Guyana needs criminologists

Dear Editor,

Editor, over the last 6 years, since my return from the USA, I have been noticing a huge void in the Public Security (formerly the Home Affairs) Ministry. The void is the lack of criminologists; people who are trained to understand crime and criminals; individuals who study the making of laws and the breaking of laws and the society’s reaction to the breaking of laws.

There seems to be no dearth in the provision of monies, tactics and formula to best equip the Guyana Police Force. Over my time as a remigrant to Guyana, I have noticed just about every bit of politically correct and militarily appropriate manoeuvres being implemented to stem the ever growing tide of crime and recidivism (the returning to prison), in Guyana. We have increased the size of the force; we have teamed up with other countries to provide training to our men and women in the force. A little over a year ago we spent millions to train a SWAT unit.

However, what continues to be noticeably absent is a proactive plan that is crafted to deal with the offenders themselves. Incarceration alone will not work. Indeed, it has never worked. Guyana needs professionals who are specially trained in the field of criminology. And the government needs to have some of these persons at their disposal.

Politicians, police and prison officers have their roles to play, however, neither category of persons is qualified to pronounce on the mentality and modus operandi of the offender. Therefore, the politicians, the police and the prison officers must be supplemented in their tasks by other professionals who bring in the other needed piece of the puzzle. This is where the criminologists and their expertise come in.

It is very obvious that something has been long missing in the security sector in Guyana. Over the last 10 years there has been no protracted reduction in crime, even in light of the fact that some of the ‘criminals’ were being killed by the police. It is very evident to the objective observer, that there is something in the mind of the offender and potential offender, which is driving them to the point where they are prepared to die in the execution of their trade. There must be a criminogenic explanation for this kind of behaviour.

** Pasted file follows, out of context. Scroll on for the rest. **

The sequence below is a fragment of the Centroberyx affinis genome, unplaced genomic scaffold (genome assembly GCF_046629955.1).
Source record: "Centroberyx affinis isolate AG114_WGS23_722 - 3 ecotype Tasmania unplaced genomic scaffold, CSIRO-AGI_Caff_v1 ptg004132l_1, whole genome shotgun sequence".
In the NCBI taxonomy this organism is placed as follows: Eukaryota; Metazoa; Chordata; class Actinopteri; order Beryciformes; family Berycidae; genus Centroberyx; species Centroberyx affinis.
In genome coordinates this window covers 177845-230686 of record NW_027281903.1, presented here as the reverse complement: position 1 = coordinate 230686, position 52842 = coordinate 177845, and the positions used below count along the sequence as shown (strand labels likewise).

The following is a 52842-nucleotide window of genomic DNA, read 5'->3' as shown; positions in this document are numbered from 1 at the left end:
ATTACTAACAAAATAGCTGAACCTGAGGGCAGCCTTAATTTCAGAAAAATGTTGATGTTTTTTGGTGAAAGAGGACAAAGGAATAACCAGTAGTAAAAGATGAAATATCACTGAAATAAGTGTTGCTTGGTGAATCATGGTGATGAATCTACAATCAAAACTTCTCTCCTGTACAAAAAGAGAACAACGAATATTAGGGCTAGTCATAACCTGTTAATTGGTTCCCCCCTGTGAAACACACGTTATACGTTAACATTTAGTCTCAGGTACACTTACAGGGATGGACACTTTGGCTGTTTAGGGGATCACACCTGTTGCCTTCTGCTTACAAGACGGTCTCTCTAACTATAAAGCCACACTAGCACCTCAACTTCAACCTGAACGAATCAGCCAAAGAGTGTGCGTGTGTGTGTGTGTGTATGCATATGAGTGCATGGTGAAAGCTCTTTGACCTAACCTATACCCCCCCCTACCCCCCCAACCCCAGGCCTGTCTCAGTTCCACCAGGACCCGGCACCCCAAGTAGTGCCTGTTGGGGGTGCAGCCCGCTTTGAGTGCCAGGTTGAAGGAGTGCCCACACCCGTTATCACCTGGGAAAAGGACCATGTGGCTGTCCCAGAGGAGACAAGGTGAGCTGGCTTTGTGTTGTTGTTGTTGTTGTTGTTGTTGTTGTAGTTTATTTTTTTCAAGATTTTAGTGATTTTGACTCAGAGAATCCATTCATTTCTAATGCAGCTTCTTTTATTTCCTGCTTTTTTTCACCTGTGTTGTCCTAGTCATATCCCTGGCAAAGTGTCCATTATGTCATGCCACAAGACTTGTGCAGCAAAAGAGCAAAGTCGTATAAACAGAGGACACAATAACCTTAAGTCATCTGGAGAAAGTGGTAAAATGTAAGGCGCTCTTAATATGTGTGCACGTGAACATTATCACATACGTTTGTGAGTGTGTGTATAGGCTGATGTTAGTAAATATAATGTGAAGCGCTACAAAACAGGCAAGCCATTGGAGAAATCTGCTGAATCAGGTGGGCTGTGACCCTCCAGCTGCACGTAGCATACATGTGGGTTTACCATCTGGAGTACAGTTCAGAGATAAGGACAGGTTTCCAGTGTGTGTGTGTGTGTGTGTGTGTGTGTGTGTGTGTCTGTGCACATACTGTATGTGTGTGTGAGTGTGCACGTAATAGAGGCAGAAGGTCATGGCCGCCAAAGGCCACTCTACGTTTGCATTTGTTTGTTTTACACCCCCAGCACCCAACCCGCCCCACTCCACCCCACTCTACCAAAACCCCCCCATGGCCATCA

What has also become a trend in Guyana is the flippant manner in which these offenders are willing to kill in the execution of their trade. For this too there must be a criminogenic explanation.

Editor, I am therefore suggesting that this new administration use their newness and begin to look into building a structured programme aimed at reaching out to the offender population, in an effort to provide the citizens of Guyana with some rationale for this maddening, crime epidemic we have been experiencing over the years.

I am out on the streets every day working with persons both from the offender population and the victims of crimes. As a member of the diaspora community, I also receive feedback from those overseas. Several of our overseas Guyanese are anticipating a reduction in the crime situation.

It is my opinion that the Guyanese public (both locally and abroad), would not object to monies being spent on programmes and projects that have the potential of stemming the tide of our crime situation. I therefore suggest that the Ministry of the Presidency or the Ministry of Public Security begin to consider securing the services of a professional in this field. Someone who is familiar with the art of criminogenic best practices.

There is the Prison Management Board and the Alternative Sentencing Board: their names speak for themselves. I think there needs to be a team that is tasked with personally interfacing with current and former inmates, for the sole purpose of formulating an agenda that will realize the reduction of crime and recidivism in Guyana. That team should be answerable to the Minister of Public Security or the Office of the Presidency. The recommendations of that team should form the basis for a wider offender rehabilitation programme and that team should remain in place until such time as the populace is convinced that the authorities have a handle on the crime situation.

So while I laud the proactive anti-crime approach of President David Granger and that of Minister Khemraj Ramjattan, our 2nd Vice President, I think that there remains a void that can only be filled by persons who are trained in interacting, in a rehabilitative manner, with our offender community.

Wendell Jeffrey, Pastor
Urban Ministries Coordinator
Guyana Conference of
Seventh-day Adventists

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